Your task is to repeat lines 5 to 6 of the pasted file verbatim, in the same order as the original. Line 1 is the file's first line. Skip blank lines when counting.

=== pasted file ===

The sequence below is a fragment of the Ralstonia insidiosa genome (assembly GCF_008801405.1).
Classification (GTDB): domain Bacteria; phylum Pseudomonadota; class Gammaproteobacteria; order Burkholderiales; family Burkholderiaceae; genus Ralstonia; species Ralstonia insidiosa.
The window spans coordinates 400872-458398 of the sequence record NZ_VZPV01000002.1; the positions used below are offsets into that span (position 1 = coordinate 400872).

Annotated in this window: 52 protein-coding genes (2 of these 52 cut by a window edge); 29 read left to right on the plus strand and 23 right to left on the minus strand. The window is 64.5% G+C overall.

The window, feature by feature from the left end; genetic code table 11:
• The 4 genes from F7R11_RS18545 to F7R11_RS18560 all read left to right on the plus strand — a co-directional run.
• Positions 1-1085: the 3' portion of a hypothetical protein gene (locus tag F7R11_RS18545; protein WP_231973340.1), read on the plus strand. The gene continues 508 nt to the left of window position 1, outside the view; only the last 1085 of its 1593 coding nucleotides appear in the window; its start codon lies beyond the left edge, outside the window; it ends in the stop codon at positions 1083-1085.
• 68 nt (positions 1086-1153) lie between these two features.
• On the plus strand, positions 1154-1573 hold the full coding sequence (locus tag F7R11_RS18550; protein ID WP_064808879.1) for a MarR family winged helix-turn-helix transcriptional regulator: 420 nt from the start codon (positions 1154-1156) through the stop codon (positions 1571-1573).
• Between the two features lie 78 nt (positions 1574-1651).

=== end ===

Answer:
The window, feature by feature from the left end; genetic code table 11:
• The 4 genes from F7R11_RS18545 to F7R11_RS18560 all read left to right on the plus strand — a co-directional run.